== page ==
World Cup Moments To Remember

In his latest blog for The Sports Eagle, former South Africa captain Graeme Smith selects his best 2015 ICC Cricket World Cup moments.

1. Brendon McCullum’s captaincy 

Many adjectives have been used to describe McCullum’s captaincy during the tournament.  The word I will use is “revolutionary”.  He was radical and innovative yet not reckless.  Most importantly he kept faith in his bowling attack throughout giving them all the ammunition they needed to bowl sides out whatever the circumstances.  In the same manner that Sri Lanka reinvented batting at the 1996 World Cup, I believe that McCullum has pioneered a new form of One-Day International captaincy. 

2. Kumar Sangakkara’s four successive hundreds 

Bangladesh, England, Scotland and Australia all felt the brunt this tournament of one of the most brilliant batsmen of his generation.  Bar lifting the World Cup, it was the most effective way of ending his career and cementing his legacy.  541 runs at an average of 108.20 from seven innings did exactly that. 

3. Trent Boult’s 10-over new ball spell 

Brendon McCullum knew that he had a bowling strategy which could potentially work as long as he had the personnel to execute it.  Trent Boult was key to this.  Boult broke the mould of new-ball spells by bowling a 10-over new-ball spell all the while maintaining a consistent pace and accuracy.  His stamina and fitness has set a new standard for pace bowlers and raised the bar in what a captain should ask and expect from them in future. 

4. Tim Southee’s 7/33 vs England 

This was the game in which New Zealand laid down the marker.  Tim Southee’s figures read one wicket for 20 runs after three overs.  His next six overs produced six wickets for just 13 runs in one of the best spells of bowling in a One-Day International let alone a World Cup.  It was a clinical and devastating 36 balls and set the tone for both teams for the rest of the tournament.

5. Mitchell Starc’s 6/28 vs New Zealand 

In the ICC Cricket World Cup 2007 group game in Guyana, Lasith Malinga almost pulled Sri Lanka back from the brink with a devastating spell of bowling against the Proteas.  In 2015 in Auckland Mitchell Starc almost did the same for Australia.  His final three over spell at the death went for four runs while picking up three wickets but most impressive was the manner of these dismissals which was a result of his raw pace, hostility and never-say-die attitude.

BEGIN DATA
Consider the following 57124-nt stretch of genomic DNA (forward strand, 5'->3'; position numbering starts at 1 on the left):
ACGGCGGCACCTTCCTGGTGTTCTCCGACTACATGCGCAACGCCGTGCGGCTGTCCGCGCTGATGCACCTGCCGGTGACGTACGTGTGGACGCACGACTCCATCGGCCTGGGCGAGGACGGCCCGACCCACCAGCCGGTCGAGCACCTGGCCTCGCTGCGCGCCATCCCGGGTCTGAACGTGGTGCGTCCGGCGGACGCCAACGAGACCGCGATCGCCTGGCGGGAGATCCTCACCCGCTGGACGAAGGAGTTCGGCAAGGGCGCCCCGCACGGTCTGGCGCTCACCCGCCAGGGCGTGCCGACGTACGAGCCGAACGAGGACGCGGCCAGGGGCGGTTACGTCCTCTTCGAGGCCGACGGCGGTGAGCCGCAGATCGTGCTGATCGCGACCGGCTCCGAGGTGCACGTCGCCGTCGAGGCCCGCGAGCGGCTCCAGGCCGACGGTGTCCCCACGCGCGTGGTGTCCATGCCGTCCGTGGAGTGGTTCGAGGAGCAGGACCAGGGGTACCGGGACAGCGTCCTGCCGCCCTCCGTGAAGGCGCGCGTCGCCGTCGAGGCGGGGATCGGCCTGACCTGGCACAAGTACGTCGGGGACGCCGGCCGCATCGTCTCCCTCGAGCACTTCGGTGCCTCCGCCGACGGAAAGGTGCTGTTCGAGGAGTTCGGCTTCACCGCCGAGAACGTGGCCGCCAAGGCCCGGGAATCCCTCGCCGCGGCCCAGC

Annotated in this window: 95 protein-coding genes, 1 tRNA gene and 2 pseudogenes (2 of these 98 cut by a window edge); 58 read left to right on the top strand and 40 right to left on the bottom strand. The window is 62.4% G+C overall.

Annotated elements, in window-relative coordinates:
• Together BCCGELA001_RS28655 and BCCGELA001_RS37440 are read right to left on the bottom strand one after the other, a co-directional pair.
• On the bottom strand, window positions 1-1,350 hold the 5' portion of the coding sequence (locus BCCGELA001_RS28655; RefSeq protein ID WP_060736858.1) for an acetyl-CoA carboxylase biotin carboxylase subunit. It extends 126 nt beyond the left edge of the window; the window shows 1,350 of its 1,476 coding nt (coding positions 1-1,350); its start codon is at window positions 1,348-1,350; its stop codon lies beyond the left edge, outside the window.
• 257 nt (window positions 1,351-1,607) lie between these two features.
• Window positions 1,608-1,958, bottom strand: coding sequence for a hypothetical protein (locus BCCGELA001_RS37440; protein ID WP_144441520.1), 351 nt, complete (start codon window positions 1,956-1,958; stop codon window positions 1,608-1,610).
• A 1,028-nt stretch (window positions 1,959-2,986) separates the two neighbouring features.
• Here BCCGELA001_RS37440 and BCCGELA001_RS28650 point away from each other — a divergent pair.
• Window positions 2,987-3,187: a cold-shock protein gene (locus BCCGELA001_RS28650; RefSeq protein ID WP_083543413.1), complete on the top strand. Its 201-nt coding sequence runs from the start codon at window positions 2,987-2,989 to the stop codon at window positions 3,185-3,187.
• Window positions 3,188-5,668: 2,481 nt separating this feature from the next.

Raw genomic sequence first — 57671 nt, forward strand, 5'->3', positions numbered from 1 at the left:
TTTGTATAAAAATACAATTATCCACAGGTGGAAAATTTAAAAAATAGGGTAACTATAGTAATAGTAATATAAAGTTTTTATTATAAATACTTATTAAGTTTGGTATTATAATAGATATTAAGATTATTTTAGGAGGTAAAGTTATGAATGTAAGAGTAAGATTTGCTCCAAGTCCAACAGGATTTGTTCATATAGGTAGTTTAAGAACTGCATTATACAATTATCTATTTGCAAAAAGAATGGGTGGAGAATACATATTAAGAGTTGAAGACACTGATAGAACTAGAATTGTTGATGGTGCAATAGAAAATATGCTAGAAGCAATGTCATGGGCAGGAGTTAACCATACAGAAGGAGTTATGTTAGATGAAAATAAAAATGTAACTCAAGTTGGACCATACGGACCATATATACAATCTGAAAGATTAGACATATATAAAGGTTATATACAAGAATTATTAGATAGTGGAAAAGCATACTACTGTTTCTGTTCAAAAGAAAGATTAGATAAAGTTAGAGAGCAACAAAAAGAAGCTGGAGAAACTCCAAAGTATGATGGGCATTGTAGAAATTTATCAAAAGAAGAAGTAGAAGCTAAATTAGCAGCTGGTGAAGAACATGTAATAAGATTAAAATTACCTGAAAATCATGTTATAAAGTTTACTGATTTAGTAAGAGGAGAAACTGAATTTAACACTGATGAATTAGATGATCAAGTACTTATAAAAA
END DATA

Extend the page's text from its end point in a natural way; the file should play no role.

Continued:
6. Mahmudullah’s 103 vs England 

Mahmudullah became the first Bangladesh batsman to score a World Cup century when he reached three figures in the group game against England.  The score provided the platform and belief Bangladesh needed to attack England in the field and ultimately record a famous win.

7. Bangladesh vs England 

In the ICC Cricket World Cup 2011, Bangladesh defeated England in Chittagong to leave England precariously placed.  In 2015 in Adelaide, they went one further by not only defeating England again but knocking them out of the tournament.  More importantly, this win secured Bangladesh’s route into their first World Cup knock-out stage and deservedly so.

8. Proteas quarter-final win 

The public will point out to the fact that the team has still not won a semi-final in a World Cup tournament.  That next step will come shortly but for the time being we should acknowledge the fact that the team secured their first ever knock-out stage win in a World Cup tournament.  It has taken 23 years and seven tournaments but the monkey is now firmly off their back which should allow for the team to move upwards and onwards.

9. Wahab Riaz’s spell to Shane Watson 

Fuelled by comments aimed at him during his innings, Riaz took the ball in the ninth over of Australia’s innings and dismissed David Warner with his third delivery.  With his 10th delivery he dismissed Michael Clarke.  Two balls later he was clocked at 150 km/hour and this was just the beginning.  What followed were five overs of enthralling cricket between Riaz and Watson.  Riaz had Watson dropped in the 17th over of the innings and had that chance been taken who knows how the tournament may have unfolded.

10. New Zealand’s first final 

While South Africa was celebrating their first knock-out stage victory, New Zealand was trying to win a semi-final at their seventh attempt which they duly did.  Like the Proteas, they didn’t go on to lift the ultimate prize but will take heart from the fact that they have progressed as a unit and if they continue in this vein will enter England 2019 as one of the firm favourites.

Credit: & 2015 © ICC Development (International) Limited